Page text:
Snowmass Council OK’s new cutoff trail, questions why no dogs allowed |

Snowmass Council OK’s new cutoff trail, questions why no dogs allowed

This map shows the new Hawk Ridge Trail (yellow) that will go around the Mountain View housing complex and connect the Rim Trail (purple) to the Mountain View Trail (red). Dogs will not be allowed on the trail, town council decided.
Town of Snowmass Village

A new cutoff trail by the Mountain View housing complex to access the Rim Trail has the Snowmass Village Town Council in a bit of a canine conundrum.

The council unanimously approved Monday night building the three-tenths-of-a-mile trail that will connect the existing Mountain View Trail to the popular Rim Trail. The cutoff will move users out of the current makeshift connection, which is the parking lot at the Mountain View complex, and above the housing and Hawk Ridge Lane.

The town will spend $4,000 for the new Hawk Ridge Trail, which will make a horseshoe-shaped section along a ridge above the housing area, but council questioned why there was the suggestion of not allowing dogs on that short section.

The dog access is one that some homeowners in the deed-restricted units brought up at two of three meetings with the Parks, Open Space, Trails and Recreation Plan advisory board. Since dogs are not allowed at the housing complex, the owners feel dogs should not be allowed on the trail near the housing. There also were concerns raised at the meetings about the interaction with wildlife.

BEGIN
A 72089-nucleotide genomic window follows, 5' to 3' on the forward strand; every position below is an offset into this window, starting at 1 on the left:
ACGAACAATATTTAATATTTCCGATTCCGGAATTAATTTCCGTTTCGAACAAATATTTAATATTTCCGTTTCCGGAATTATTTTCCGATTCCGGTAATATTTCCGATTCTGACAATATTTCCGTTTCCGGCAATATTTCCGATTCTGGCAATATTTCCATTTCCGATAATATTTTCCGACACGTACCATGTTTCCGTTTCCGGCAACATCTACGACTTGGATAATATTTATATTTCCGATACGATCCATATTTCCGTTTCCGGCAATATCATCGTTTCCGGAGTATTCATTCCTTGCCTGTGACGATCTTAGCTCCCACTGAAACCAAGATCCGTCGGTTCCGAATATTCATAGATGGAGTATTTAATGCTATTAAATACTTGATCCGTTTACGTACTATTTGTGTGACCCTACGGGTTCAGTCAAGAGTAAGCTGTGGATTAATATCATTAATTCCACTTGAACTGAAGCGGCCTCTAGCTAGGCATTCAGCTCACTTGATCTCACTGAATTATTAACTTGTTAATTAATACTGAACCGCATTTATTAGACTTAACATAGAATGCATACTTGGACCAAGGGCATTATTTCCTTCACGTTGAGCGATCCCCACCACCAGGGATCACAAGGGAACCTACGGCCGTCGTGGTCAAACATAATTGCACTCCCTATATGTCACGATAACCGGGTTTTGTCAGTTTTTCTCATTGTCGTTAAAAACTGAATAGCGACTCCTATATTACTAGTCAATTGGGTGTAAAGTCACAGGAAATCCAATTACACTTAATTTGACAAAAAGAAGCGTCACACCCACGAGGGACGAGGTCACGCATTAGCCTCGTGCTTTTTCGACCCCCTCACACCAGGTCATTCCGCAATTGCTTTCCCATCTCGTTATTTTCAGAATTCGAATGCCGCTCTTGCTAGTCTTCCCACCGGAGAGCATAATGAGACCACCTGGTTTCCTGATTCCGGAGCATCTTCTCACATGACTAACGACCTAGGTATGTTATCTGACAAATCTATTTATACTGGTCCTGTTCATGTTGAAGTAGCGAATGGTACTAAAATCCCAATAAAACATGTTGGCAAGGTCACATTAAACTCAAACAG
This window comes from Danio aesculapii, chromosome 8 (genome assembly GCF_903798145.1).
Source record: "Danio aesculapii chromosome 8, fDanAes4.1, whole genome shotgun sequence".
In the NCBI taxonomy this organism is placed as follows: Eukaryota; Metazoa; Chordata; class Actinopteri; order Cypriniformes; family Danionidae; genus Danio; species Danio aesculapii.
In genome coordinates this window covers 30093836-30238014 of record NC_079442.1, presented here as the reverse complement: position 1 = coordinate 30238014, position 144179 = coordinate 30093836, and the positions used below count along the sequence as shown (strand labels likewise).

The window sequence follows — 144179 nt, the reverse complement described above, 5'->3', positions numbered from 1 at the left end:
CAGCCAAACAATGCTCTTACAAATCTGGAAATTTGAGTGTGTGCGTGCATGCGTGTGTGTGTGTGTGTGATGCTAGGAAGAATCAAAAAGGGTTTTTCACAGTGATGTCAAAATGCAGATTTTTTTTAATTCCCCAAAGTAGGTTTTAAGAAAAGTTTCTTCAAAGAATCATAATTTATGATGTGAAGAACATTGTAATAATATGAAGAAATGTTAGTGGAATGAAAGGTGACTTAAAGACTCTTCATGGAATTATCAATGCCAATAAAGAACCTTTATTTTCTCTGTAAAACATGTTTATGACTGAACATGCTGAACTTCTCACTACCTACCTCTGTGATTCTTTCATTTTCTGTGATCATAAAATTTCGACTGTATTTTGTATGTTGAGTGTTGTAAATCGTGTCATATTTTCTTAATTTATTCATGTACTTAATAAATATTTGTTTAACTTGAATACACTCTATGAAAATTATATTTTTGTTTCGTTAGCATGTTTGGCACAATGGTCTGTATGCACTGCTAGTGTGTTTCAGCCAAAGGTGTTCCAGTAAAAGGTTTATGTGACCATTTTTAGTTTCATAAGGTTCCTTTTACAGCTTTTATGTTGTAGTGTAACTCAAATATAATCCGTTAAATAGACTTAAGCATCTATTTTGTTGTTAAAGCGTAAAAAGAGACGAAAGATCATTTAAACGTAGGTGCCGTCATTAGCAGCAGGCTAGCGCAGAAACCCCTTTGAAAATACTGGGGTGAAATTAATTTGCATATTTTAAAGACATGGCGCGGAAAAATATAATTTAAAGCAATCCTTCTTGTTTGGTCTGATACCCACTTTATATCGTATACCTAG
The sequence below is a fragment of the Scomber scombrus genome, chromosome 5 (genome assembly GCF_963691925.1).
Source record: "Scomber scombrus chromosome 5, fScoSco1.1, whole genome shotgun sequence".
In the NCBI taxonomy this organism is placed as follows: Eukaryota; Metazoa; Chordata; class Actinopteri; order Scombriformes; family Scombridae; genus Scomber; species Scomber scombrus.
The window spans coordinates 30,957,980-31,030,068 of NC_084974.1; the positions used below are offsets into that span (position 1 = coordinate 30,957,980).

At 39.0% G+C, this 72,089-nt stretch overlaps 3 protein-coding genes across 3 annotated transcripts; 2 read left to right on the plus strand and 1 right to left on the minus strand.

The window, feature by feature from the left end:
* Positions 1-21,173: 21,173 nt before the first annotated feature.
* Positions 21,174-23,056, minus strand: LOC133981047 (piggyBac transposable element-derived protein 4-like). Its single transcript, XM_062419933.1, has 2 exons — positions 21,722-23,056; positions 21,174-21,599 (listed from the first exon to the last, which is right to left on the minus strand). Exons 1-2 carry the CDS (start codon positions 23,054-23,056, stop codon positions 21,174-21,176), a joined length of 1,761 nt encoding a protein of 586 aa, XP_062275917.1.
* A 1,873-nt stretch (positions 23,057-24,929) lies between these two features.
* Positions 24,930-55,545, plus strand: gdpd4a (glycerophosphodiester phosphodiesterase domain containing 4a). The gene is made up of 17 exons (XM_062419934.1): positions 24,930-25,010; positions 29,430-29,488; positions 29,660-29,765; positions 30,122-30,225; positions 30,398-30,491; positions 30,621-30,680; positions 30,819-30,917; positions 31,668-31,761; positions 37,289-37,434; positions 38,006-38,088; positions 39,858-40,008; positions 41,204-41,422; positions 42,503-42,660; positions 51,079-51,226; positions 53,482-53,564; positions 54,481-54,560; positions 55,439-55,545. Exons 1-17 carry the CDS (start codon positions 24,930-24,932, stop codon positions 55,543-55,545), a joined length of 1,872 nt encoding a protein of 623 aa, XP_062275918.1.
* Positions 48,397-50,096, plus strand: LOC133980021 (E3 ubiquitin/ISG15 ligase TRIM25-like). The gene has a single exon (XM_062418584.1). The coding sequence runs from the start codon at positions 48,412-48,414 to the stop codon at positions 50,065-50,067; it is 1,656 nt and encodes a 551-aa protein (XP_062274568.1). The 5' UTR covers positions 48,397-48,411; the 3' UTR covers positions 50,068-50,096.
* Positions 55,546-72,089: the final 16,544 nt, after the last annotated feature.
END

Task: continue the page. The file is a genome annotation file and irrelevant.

Mayor Markey Butler, who said she hikes the area with her dogs, and other council members questioned that canine access and if it was fair to allow dogs on the trails on either side but not on the new shortcut. As well, council referenced the safety suggestion that it would take dogs and owners out of parking lots and onto the trail, like the other users.

“Why are we restricting dogs? Compliance will be less than 10 percent (of people not bringing their dogs),” Butler said. “A lot of us hike that trail with our dogs. … To me, it’s discriminatory.”

At the urging of Town Manager Clint Kinney, council approved the funding so work could begin on the trail, but they did not approve the access issue. Councilman Bob Sirkus was not at Monday’s meeting.

Currently, signs would be put up at either end of the trail to let users know dogs are not allowed on that section of the trail, Kinney said, and people with dogs would have to go through the parking lot.

“I think it’s important to be consistent with our trails,” Councilman Bill Madsen said. “It seems acceptable to me (to have dogs on the trail). I don’t see how having dogs on that trail is going to be an issue with wildlife.”

Councilors said they would like to hear directly from the residents about the dog concerns and will set up a comment time at an upcoming council meeting. After that, they’ll decide on the canine component.

“It’s quite a little political conundrum,” parks and open space advisory board chair Jeff Kremer said during his presentation to the council.

A bulk of construction on the new trail will be June 1, which is National Trails Day. The town will work with Roaring Fork Outdoor Volunteers and the Roaring Fork Mountain Bike Association to roundup volunteers to work on the trail that day. City staff will finish what’s left after that weekend.


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